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I have designed a workflow that basically gets my job done but I feel it is not an efficient way of doing it at all. Please see the screenshot below:
As you might have noticed, the middle body/portion of the workflow(highlighted in blue) remains the same - i.e. after Filter tool until Email tool. The reason why I have some many different combinations is because I have to address and send out an email for each set of filtered data as output. And for each output, I have a different subject in the Email Tool that defines the filtered data.
How can I better design this? There should be definitely a way better way. Please advise.
Personally I think you only need one stream but that answer is probably dependent on exactly what is going on when building the table.
I am under the assumption that you are filtering the same field just for different dimension members. If this is the case then consider removing this and adding it as a group by clause at every step in your blue box.
Finally in the email tool it's possible to specify the email receipient based on a field member. Assuming this lines up with the dimension members that you filter to, then you could add this field containing the email address if it doesn't exist already, or add it as the receipient address if it does.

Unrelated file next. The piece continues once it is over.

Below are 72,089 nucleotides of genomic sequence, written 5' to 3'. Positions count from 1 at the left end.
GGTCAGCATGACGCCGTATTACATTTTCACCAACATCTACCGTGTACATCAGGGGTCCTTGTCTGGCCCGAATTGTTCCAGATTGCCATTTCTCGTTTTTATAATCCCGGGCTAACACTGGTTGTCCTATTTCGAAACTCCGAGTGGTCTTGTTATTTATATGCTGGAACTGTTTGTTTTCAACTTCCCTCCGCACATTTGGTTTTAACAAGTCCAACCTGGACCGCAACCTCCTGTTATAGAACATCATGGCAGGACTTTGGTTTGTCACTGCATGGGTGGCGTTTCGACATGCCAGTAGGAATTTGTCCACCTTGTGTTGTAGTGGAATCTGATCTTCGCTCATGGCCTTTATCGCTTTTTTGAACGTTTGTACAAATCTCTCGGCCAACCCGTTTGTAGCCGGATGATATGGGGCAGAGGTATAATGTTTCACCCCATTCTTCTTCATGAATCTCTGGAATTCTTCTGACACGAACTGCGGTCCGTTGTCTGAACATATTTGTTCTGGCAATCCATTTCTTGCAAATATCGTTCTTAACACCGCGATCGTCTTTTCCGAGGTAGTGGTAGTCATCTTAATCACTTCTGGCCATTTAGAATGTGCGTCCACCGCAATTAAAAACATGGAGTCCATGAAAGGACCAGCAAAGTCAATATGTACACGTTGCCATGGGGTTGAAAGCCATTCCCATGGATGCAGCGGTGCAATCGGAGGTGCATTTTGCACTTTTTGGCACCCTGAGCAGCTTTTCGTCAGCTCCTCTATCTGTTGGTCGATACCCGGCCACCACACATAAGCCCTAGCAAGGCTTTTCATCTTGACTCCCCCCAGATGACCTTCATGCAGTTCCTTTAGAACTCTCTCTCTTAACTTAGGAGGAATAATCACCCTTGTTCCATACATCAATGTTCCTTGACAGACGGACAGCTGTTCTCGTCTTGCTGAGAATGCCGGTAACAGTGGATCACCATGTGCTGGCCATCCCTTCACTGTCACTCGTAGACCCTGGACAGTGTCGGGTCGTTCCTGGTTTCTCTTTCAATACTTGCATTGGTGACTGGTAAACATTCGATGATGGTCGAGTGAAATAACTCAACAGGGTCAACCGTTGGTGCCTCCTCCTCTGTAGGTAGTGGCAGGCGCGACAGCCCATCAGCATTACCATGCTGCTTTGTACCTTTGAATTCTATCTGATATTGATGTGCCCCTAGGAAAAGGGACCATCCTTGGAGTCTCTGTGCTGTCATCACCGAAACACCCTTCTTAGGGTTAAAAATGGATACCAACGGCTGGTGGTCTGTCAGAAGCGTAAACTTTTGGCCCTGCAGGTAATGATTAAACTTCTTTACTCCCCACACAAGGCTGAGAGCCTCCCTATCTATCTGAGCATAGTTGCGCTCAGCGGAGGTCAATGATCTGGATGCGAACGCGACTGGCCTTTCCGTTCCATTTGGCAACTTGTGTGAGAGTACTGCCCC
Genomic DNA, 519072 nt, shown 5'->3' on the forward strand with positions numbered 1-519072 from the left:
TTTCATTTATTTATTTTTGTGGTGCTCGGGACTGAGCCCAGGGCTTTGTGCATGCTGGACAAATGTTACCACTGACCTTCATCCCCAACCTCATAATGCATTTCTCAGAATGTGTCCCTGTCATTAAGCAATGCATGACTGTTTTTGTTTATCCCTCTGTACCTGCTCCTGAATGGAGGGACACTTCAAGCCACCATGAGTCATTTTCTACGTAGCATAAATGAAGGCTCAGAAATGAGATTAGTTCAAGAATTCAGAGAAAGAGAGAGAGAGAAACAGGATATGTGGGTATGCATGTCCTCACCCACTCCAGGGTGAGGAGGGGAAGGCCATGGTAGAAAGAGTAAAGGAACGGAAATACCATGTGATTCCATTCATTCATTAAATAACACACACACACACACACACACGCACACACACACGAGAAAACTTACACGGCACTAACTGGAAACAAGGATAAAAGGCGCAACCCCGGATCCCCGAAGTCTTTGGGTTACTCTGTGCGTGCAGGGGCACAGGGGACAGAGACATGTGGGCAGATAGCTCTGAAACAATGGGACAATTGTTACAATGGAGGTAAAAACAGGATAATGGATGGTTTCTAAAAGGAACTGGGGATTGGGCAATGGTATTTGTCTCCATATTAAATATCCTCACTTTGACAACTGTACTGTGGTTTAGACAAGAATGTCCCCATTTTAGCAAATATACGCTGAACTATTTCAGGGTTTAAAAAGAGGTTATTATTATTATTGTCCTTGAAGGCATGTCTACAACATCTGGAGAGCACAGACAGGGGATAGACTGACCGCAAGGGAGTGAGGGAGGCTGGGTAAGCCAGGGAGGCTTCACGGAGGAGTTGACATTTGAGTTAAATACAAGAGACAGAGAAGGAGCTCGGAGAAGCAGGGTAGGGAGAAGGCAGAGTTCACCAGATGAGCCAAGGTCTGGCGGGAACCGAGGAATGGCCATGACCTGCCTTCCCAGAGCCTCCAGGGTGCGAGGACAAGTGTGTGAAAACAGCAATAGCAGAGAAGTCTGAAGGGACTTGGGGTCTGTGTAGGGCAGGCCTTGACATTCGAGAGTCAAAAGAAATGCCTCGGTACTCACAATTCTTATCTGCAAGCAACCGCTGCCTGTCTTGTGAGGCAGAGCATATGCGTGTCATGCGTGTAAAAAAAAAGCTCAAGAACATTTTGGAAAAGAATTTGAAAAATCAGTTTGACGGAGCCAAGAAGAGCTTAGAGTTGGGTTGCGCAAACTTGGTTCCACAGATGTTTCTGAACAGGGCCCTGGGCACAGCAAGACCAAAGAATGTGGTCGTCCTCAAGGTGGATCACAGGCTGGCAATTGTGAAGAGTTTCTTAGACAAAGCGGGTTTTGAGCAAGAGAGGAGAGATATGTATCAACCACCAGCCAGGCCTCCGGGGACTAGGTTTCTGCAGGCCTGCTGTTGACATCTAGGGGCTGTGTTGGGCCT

The email tool will send an email for each line that is entering it. So I envisage you will have 12 lines, containing 12 tables and the proposed receipient of that table.
It really depends on how much variability exists in those settings. It is entirely possible to build this using a batch macro, and pass instructions for each tool in the series through the control input. If your settings are too complicated to do with single variables (for instance, if one of your Summary nodes needs to be grouped by three fields and generate the Max() of one specific field, while another one gets averages for 10 fields and nothing else), you can even use XML replacement on specific nodes.
We've built out fairly complicated batch macro setups where everything including XML snippets were stored in a large excel file. If you need to send 100 customized emails based off the same data then I think a batch macro is really the only way to go. That said, abstracting all of your XML settings out of Alteryx and into an XLS file can make it incredibly difficult to troubleshoot. In your case with only twelve of these to go out, I would probably leave it as is since it is fairly clear and easy to understand.
If the settings of all the highlighted nodes are literally identical, then build a batch macro and pass your Filter settings, email subject line, email recipient, etc. as control parameters. I would argue that is the textbook use case for a batch macro, and the answer you're probably looking for here.